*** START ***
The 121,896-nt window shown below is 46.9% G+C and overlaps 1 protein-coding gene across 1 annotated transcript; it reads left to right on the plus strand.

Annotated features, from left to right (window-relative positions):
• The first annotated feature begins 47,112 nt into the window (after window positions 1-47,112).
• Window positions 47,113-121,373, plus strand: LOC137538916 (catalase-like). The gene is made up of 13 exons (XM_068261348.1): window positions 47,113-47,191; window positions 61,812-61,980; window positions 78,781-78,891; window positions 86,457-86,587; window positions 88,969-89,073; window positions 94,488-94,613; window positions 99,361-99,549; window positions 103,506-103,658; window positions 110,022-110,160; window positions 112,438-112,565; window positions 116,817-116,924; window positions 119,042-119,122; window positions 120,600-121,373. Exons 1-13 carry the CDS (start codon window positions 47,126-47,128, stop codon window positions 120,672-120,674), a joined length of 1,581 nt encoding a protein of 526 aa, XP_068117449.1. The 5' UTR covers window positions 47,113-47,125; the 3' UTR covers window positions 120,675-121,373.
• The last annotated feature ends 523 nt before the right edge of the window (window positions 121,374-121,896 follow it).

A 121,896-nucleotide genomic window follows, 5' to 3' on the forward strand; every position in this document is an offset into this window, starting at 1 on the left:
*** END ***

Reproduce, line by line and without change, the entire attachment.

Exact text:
The 121,896-nt window shown below is 46.9% G+C and overlaps 1 protein-coding gene across 1 annotated transcript; it reads left to right on the plus strand.

Annotated features, from left to right (window-relative positions):
• The first annotated feature begins 47,112 nt into the window (after window positions 1-47,112).
• Window positions 47,113-121,373, plus strand: LOC137538916 (catalase-like). The gene is made up of 13 exons (XM_068261348.1): window positions 47,113-47,191; window positions 61,812-61,980; window positions 78,781-78,891; window positions 86,457-86,587; window positions 88,969-89,073; window positions 94,488-94,613; window positions 99,361-99,549; window positions 103,506-103,658; window positions 110,022-110,160; window positions 112,438-112,565; window positions 116,817-116,924; window positions 119,042-119,122; window positions 120,600-121,373. Exons 1-13 carry the CDS (start codon window positions 47,126-47,128, stop codon window positions 120,672-120,674), a joined length of 1,581 nt encoding a protein of 526 aa, XP_068117449.1. The 5' UTR covers window positions 47,113-47,125; the 3' UTR covers window positions 120,675-121,373.
• The last annotated feature ends 523 nt before the right edge of the window (window positions 121,374-121,896 follow it).

A 121,896-nucleotide genomic window follows, 5' to 3' on the forward strand; every position in this document is an offset into this window, starting at 1 on the left: